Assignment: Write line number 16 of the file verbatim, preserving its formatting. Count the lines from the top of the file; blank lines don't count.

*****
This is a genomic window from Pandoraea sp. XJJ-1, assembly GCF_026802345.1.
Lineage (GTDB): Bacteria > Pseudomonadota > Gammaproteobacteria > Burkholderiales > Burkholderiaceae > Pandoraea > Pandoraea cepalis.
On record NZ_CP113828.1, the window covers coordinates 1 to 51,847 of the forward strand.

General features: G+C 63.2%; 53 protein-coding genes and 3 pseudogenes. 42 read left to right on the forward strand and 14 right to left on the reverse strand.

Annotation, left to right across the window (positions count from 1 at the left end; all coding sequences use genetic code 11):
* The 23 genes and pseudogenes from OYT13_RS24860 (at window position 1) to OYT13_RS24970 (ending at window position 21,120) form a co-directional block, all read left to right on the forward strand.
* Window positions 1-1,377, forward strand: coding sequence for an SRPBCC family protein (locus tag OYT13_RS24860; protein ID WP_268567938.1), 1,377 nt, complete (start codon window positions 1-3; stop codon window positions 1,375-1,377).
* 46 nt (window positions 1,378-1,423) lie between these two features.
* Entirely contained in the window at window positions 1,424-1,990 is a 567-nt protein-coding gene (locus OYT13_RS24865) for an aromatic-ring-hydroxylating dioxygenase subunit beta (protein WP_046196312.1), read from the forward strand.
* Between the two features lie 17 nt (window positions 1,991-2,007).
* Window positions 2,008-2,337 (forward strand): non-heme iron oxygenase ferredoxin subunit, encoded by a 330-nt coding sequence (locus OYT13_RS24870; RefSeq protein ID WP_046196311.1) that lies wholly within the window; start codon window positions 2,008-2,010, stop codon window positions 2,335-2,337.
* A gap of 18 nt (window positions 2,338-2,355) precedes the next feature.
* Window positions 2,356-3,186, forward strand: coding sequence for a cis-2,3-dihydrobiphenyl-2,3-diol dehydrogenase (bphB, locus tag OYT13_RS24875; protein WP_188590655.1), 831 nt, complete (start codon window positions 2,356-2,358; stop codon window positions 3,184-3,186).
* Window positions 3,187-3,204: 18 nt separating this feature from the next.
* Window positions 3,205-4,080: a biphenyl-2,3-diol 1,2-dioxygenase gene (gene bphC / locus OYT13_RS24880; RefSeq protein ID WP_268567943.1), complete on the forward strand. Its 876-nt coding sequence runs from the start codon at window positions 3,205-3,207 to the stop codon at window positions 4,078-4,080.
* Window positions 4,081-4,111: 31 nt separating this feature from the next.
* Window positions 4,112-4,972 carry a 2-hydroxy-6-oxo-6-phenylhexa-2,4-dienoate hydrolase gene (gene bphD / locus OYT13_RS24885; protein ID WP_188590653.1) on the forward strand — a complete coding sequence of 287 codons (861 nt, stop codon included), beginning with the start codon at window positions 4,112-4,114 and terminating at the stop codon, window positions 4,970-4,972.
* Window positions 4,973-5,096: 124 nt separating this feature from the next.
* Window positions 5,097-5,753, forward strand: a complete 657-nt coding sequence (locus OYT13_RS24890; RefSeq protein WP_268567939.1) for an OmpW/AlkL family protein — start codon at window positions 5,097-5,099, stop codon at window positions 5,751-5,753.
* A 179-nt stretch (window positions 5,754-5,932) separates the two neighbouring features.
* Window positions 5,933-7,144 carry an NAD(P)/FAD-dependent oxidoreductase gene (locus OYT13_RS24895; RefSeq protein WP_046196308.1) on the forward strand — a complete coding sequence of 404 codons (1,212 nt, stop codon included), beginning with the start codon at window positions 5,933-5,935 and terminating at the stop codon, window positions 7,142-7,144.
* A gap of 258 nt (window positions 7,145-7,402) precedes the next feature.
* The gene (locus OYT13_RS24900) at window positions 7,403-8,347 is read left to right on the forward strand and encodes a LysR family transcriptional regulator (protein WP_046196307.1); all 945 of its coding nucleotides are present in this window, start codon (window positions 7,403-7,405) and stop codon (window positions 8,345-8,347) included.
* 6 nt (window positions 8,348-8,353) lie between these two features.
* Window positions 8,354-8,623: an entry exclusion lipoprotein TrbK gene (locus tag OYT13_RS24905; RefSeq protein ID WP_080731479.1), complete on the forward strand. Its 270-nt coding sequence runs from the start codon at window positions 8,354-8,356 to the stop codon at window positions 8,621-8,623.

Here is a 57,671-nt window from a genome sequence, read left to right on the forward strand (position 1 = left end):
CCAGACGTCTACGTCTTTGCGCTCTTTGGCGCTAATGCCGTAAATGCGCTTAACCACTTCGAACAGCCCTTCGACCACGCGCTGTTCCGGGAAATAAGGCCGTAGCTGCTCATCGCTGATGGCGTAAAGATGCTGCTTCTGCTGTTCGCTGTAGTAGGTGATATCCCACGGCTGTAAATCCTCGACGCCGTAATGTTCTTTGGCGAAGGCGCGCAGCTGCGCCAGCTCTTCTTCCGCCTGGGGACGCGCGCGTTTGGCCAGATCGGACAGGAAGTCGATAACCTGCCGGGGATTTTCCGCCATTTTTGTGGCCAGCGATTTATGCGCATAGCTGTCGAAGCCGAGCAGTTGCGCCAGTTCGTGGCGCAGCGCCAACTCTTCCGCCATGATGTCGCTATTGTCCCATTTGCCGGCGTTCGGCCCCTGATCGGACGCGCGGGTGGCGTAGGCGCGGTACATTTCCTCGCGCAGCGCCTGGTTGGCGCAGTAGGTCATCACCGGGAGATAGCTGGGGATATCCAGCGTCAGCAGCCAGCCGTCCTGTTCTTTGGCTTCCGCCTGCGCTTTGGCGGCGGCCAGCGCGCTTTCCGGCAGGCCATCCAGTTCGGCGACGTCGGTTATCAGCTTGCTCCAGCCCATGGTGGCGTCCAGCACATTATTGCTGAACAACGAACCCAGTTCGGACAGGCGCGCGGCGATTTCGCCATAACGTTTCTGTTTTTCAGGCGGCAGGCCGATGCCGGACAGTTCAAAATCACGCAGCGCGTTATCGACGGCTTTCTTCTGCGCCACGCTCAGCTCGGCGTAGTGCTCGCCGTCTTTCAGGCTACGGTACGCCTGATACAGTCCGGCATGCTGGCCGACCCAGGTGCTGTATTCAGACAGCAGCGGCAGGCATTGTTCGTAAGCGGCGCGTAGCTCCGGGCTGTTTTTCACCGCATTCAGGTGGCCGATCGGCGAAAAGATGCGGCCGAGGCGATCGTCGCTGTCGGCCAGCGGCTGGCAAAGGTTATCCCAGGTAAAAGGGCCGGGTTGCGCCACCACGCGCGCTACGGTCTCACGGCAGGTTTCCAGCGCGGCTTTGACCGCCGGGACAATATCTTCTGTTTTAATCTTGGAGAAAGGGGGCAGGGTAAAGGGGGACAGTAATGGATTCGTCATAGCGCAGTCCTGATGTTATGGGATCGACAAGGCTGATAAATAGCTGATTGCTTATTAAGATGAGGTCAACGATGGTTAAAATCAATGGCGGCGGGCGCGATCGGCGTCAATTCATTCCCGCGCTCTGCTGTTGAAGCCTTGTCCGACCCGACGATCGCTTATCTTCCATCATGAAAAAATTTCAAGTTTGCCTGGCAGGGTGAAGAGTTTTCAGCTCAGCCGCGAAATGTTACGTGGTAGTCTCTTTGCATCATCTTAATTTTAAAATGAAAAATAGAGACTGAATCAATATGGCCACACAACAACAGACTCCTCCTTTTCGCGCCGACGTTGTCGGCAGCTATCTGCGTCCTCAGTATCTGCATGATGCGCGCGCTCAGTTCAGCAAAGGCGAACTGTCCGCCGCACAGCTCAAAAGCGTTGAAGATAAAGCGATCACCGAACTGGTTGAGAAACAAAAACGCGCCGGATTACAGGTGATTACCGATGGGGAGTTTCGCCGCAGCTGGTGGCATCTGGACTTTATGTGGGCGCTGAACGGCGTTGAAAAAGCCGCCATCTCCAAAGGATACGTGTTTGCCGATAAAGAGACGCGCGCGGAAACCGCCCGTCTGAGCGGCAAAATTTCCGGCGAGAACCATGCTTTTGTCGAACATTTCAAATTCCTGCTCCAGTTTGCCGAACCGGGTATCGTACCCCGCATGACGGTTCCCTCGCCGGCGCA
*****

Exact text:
* Window positions 4,081-4,111: 31 nt separating this feature from the next.